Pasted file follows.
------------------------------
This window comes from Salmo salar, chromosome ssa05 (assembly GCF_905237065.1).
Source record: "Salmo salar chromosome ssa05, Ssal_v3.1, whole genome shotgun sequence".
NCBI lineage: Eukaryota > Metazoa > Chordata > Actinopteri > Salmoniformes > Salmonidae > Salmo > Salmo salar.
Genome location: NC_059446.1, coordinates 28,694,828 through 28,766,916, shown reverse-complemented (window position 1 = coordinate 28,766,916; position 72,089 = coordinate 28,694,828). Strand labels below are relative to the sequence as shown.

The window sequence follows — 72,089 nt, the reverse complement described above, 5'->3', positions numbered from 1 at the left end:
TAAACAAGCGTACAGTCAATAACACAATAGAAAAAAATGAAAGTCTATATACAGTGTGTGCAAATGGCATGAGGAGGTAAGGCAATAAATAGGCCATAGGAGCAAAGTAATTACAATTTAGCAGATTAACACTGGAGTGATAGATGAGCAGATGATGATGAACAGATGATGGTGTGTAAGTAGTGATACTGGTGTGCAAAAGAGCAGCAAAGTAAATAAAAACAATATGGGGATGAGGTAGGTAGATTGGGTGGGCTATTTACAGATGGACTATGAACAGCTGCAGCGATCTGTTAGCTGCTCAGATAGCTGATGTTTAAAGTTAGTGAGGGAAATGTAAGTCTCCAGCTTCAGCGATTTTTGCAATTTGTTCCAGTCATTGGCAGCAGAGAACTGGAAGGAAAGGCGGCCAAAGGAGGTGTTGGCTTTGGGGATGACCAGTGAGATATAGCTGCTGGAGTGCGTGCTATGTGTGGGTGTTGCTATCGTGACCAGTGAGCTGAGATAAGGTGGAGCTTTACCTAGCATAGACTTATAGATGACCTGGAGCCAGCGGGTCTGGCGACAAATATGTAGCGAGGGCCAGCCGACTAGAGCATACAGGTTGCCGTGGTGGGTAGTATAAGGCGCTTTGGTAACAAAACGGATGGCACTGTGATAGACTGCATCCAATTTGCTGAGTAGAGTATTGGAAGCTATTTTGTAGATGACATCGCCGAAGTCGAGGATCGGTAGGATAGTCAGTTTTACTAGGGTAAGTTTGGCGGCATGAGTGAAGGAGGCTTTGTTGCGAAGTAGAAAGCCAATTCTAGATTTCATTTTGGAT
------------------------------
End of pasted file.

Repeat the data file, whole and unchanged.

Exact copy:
This window comes from Salmo salar, chromosome ssa05 (assembly GCF_905237065.1).
Source record: "Salmo salar chromosome ssa05, Ssal_v3.1, whole genome shotgun sequence".
NCBI lineage: Eukaryota > Metazoa > Chordata > Actinopteri > Salmoniformes > Salmonidae > Salmo > Salmo salar.
Genome location: NC_059446.1, coordinates 28,694,828 through 28,766,916, shown reverse-complemented (window position 1 = coordinate 28,766,916; position 72,089 = coordinate 28,694,828). Strand labels below are relative to the sequence as shown.

The window sequence follows — 72,089 nt, the reverse complement described above, 5'->3', positions numbered from 1 at the left end:
TAAACAAGCGTACAGTCAATAACACAATAGAAAAAAATGAAAGTCTATATACAGTGTGTGCAAATGGCATGAGGAGGTAAGGCAATAAATAGGCCATAGGAGCAAAGTAATTACAATTTAGCAGATTAACACTGGAGTGATAGATGAGCAGATGATGATGAACAGATGATGGTGTGTAAGTAGTGATACTGGTGTGCAAAAGAGCAGCAAAGTAAATAAAAACAATATGGGGATGAGGTAGGTAGATTGGGTGGGCTATTTACAGATGGACTATGAACAGCTGCAGCGATCTGTTAGCTGCTCAGATAGCTGATGTTTAAAGTTAGTGAGGGAAATGTAAGTCTCCAGCTTCAGCGATTTTTGCAATTTGTTCCAGTCATTGGCAGCAGAGAACTGGAAGGAAAGGCGGCCAAAGGAGGTGTTGGCTTTGGGGATGACCAGTGAGATATAGCTGCTGGAGTGCGTGCTATGTGTGGGTGTTGCTATCGTGACCAGTGAGCTGAGATAAGGTGGAGCTTTACCTAGCATAGACTTATAGATGACCTGGAGCCAGCGGGTCTGGCGACAAATATGTAGCGAGGGCCAGCCGACTAGAGCATACAGGTTGCCGTGGTGGGTAGTATAAGGCGCTTTGGTAACAAAACGGATGGCACTGTGATAGACTGCATCCAATTTGCTGAGTAGAGTATTGGAAGCTATTTTGTAGATGACATCGCCGAAGTCGAGGATCGGTAGGATAGTCAGTTTTACTAGGGTAAGTTTGGCGGCATGAGTGAAGGAGGCTTTGTTGCGAAGTAGAAAGCCAATTCTAGATTTCATTTTGGAT